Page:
The five-year-old war in Syria is the focus of diplomats Tuesday in Vienna where the 17-nation International Syria Support Group (ISSG) is meeting to discuss stalled political talks, difficulties in maintaining a cease-fire deal and uneven U.N. results in delivering humanitarian aid.
The cease-fire, which went into effect at the end of February, brought a dramatic drop in overall violence in Syria, but that progress has slowly eroded.
“Today is about creating the conditions to better comply with the cease-fire,” said German Foreign Minister Frank-Walter Steinmeier, heading into talks. He said another goal would be improving conditions on the ground in Syria so that the opposition would be more inclined to participate in political talks.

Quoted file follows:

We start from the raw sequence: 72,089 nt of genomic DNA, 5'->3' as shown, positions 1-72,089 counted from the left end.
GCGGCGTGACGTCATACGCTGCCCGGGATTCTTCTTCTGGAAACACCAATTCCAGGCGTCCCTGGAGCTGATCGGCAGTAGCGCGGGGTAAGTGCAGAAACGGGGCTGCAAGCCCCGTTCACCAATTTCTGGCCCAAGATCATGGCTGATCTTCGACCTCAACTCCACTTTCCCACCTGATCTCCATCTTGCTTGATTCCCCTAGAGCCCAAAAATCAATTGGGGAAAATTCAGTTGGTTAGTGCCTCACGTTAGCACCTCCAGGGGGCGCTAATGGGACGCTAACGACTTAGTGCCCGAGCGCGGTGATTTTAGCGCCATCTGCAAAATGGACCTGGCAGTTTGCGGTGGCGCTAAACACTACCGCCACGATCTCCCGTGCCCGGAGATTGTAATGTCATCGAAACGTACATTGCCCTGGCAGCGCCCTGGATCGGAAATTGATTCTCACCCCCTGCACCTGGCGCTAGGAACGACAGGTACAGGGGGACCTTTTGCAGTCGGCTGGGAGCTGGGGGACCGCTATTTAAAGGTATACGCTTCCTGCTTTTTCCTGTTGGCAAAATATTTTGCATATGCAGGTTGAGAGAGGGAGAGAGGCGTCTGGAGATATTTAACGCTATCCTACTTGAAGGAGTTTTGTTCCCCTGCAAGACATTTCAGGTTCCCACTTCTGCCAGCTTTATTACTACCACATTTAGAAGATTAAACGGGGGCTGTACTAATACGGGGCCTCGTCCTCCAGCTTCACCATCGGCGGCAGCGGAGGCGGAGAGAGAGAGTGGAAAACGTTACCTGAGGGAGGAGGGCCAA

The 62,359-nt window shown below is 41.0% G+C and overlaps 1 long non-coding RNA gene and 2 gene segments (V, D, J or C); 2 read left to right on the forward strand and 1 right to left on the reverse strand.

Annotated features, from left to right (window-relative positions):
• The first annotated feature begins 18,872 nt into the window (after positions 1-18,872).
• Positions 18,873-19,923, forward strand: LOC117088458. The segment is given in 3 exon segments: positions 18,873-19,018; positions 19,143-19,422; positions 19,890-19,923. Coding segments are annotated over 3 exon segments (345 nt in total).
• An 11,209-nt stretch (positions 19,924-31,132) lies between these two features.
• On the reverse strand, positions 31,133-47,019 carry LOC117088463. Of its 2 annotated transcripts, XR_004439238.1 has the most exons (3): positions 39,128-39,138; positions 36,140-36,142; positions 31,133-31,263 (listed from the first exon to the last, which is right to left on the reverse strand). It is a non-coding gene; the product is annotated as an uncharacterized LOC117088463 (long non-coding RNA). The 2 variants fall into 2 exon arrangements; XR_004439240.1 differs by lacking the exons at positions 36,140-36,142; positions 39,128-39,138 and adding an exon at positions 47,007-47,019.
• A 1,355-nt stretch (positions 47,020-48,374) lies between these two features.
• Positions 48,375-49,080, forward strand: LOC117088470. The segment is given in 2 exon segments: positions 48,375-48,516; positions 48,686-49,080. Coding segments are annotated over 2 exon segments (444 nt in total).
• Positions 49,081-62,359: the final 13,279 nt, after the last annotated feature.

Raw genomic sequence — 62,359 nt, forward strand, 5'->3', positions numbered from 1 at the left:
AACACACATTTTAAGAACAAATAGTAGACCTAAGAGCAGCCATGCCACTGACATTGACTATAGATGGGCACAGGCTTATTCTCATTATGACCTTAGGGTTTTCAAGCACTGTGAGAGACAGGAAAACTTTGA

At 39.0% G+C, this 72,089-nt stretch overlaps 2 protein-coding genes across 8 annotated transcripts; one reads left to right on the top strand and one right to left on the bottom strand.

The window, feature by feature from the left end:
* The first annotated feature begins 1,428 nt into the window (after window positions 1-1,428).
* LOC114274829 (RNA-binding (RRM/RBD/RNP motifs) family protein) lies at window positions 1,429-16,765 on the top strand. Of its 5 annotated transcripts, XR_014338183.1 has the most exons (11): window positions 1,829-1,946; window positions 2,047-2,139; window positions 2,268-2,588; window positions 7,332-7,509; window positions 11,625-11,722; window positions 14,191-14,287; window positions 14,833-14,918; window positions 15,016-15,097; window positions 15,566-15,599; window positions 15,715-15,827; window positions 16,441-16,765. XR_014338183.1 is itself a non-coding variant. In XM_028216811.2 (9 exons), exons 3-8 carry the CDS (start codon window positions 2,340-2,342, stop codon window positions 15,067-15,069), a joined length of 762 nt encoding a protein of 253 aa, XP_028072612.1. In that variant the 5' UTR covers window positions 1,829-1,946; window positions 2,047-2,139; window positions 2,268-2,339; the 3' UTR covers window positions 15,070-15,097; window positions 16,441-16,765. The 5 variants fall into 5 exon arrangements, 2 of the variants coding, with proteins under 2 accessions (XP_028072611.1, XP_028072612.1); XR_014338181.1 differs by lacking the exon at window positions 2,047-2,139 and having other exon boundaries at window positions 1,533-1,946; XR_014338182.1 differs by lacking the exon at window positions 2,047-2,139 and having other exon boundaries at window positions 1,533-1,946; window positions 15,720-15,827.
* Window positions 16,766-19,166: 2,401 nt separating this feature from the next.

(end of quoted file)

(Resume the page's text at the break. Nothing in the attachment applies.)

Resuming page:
The United States and Russia are trying to use their influence to convince competing sides to stand by the agreement as they also try to support peace talks that have so far made little progress.
Both countries are part of the ISSG. But while Russia has backed the Syrian regime, the U.S. has been supporting the moderate opposition.
U.S. Secretary of State John Kerry and Russian Foreign Minister Sergey Lavrov met Monday to discuss Syria’s crisis. Russia’s Interfax news agency said a need to cut off “terrorists’” supply routes between the Syrian-Turkish border was among issues discussed.